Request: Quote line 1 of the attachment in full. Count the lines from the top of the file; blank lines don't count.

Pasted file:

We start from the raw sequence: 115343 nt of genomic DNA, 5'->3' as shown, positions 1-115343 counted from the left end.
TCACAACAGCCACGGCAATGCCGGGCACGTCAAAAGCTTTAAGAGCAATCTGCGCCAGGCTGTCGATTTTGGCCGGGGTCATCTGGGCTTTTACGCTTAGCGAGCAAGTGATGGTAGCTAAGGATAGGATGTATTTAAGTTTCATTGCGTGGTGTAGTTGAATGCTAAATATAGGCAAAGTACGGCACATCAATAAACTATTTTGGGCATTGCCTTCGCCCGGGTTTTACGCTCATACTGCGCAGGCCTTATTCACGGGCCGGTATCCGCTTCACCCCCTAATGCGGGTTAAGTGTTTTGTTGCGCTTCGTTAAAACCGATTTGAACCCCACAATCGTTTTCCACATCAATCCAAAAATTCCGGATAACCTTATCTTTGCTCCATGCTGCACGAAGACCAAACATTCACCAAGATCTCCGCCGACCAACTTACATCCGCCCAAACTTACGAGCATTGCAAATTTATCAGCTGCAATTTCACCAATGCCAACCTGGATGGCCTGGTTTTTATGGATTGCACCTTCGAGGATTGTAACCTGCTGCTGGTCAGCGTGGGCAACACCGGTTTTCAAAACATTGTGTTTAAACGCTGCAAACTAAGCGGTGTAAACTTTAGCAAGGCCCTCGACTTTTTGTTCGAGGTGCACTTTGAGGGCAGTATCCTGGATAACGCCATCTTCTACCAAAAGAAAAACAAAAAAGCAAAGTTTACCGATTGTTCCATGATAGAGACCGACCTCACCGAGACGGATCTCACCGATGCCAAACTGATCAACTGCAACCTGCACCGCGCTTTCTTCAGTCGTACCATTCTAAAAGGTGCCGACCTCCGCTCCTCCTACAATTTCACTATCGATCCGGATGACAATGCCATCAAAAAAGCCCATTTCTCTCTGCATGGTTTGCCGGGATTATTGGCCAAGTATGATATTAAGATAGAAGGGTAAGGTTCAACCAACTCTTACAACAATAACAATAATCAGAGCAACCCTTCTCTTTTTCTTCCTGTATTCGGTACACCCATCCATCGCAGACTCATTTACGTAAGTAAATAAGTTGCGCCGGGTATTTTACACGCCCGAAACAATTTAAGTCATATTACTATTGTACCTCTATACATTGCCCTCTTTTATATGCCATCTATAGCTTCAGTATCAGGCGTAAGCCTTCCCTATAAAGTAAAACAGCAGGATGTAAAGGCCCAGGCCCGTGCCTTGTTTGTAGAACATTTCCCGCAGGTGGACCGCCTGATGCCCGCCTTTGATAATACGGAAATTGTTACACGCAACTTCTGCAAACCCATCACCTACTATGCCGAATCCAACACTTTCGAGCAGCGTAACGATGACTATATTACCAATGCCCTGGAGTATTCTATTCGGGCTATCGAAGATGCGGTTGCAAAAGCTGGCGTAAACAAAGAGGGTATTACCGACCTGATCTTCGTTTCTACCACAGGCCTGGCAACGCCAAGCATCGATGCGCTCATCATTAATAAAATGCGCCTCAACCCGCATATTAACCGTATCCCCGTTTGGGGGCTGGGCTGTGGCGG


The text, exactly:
We start from the raw sequence: 115343 nt of genomic DNA, 5'->3' as shown, positions 1-115343 counted from the left end.